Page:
The film also doubles down on the myth of Stranger Danger (it’s usually someone you know that harms you! Sleep tight, everyone!). Uncertainty, mystery, and our friends showing up murdered? Solid grounds for panic.
Here are 6 other films to give you the holiday chills.
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Noirvember, an excuse to spend a month watching all kins of film noir, ends in a few days, and it will last all year. That’s because it’s a spirit. An ethos. A perfect month-based pun that also happens to occur at the dimmed, icy time of year perfect for the genre.
In other words, keep this list handy for a bright, sunny day in Spring when you want to stay indoors with a soul-darkening picture filled with great actors playing bad people.
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The two major differences between Tom Hanks and Daniel Day-Lewis are their approaches to craft and how they answer questions on press tours. Everything else is window dressing.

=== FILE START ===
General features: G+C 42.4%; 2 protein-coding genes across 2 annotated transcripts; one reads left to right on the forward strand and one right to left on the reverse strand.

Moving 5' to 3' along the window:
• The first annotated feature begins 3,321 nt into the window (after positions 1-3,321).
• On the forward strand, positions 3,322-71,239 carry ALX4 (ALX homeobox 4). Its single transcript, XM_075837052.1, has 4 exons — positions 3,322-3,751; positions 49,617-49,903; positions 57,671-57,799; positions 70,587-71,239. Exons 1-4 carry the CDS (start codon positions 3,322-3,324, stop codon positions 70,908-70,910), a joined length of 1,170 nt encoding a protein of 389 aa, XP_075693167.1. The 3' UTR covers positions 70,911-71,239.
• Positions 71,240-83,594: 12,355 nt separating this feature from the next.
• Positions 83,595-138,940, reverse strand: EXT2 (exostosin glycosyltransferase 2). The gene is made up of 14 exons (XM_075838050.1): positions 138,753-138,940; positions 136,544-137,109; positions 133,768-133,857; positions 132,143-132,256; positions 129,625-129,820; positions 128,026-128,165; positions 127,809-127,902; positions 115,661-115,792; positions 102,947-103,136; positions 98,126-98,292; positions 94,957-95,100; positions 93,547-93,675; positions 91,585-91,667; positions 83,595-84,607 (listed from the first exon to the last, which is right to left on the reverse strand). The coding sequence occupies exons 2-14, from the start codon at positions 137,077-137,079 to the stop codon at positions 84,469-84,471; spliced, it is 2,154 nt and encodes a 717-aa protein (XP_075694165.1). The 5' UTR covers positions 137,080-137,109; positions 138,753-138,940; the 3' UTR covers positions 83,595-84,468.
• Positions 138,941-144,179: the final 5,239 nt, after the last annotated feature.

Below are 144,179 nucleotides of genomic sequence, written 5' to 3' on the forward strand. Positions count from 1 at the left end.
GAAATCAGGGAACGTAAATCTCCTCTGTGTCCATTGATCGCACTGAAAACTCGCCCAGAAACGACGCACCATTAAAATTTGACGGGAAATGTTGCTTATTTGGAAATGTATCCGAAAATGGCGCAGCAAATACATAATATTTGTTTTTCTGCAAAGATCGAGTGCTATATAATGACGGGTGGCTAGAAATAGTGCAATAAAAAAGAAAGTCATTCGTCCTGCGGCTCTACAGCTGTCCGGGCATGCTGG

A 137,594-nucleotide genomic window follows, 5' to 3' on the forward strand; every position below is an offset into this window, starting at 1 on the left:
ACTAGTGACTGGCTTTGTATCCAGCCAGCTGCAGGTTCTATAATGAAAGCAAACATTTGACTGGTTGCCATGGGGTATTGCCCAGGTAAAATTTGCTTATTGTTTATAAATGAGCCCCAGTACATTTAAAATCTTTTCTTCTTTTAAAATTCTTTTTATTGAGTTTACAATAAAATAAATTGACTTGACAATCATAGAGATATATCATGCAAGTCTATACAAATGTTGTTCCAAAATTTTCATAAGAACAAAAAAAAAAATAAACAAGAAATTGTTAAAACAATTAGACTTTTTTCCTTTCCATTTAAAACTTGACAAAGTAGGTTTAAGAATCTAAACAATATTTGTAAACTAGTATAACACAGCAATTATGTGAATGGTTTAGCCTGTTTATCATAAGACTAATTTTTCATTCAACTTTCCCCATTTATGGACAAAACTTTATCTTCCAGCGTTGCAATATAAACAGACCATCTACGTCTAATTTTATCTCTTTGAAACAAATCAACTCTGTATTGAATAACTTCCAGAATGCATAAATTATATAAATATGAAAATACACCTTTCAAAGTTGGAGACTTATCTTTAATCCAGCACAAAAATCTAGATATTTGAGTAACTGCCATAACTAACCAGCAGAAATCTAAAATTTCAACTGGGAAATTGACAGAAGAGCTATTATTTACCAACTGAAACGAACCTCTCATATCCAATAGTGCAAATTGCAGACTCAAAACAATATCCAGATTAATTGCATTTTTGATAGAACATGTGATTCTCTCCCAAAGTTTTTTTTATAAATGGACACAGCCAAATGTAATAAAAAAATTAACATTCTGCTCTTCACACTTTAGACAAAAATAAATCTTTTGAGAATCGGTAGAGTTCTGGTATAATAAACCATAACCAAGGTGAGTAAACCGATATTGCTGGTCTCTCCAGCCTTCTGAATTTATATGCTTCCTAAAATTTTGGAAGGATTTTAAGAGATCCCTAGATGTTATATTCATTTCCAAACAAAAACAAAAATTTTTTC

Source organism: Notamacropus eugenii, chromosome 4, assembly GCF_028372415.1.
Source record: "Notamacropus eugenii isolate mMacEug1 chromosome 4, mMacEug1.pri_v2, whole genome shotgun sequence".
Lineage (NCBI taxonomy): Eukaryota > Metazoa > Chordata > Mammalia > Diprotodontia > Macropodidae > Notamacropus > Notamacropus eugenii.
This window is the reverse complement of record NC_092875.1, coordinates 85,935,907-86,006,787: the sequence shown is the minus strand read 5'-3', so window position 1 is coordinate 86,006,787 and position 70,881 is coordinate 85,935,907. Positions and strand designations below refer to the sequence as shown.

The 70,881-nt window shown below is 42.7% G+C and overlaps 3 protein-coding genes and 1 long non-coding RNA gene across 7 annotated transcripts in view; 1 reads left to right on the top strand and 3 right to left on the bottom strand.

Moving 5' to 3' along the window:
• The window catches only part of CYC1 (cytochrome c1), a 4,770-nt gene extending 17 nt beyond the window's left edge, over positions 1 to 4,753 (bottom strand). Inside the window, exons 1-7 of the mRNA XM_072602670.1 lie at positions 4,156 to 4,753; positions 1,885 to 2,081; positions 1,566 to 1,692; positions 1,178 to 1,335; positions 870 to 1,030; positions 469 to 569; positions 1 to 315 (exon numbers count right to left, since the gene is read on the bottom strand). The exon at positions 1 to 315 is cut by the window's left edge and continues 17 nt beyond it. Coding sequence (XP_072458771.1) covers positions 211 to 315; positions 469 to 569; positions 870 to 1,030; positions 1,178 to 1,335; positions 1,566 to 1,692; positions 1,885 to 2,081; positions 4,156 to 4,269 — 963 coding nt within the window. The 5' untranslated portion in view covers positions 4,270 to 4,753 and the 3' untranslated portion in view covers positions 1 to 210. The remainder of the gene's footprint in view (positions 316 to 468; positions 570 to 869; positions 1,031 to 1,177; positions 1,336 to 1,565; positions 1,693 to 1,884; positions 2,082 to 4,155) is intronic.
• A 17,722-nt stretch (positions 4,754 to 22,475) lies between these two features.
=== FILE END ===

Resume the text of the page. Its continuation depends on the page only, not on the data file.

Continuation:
Both are fierce, profoundly gifted actors. Both are deep wells of creativity. Yet even though each actor is equally at home in torturous dramas and whimsical romps, we never think of them in the same breath. Hanks is your next door neighbor; Day-Lewis is the eccentric guy who lives in the haunted house up the hill.
One is a capital-S Serious Actor, and the other lip syncs in Carly Rae Jepsen’s video. Now, I’m not saying Hanks could play Lincoln (or that Day-Lewis could handle Carly). I’m saying that Hanks’ well-rounded mainstream accessibility and well-honed persona as America’s Grandpa obscures his own capital-S status as one of the best actors of a generation.
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The latest Charlie’s Angels reboot is the latest movie with the potential to move us from groaning about originality to cheering for ass-kicking action progress. The trailers all look fun, and it’s still possible for fluff to justify its existence by making us eat all the popcorn in the tub, so maybe it’ll pull some magic out of its gigantic closet of explode-y weapons.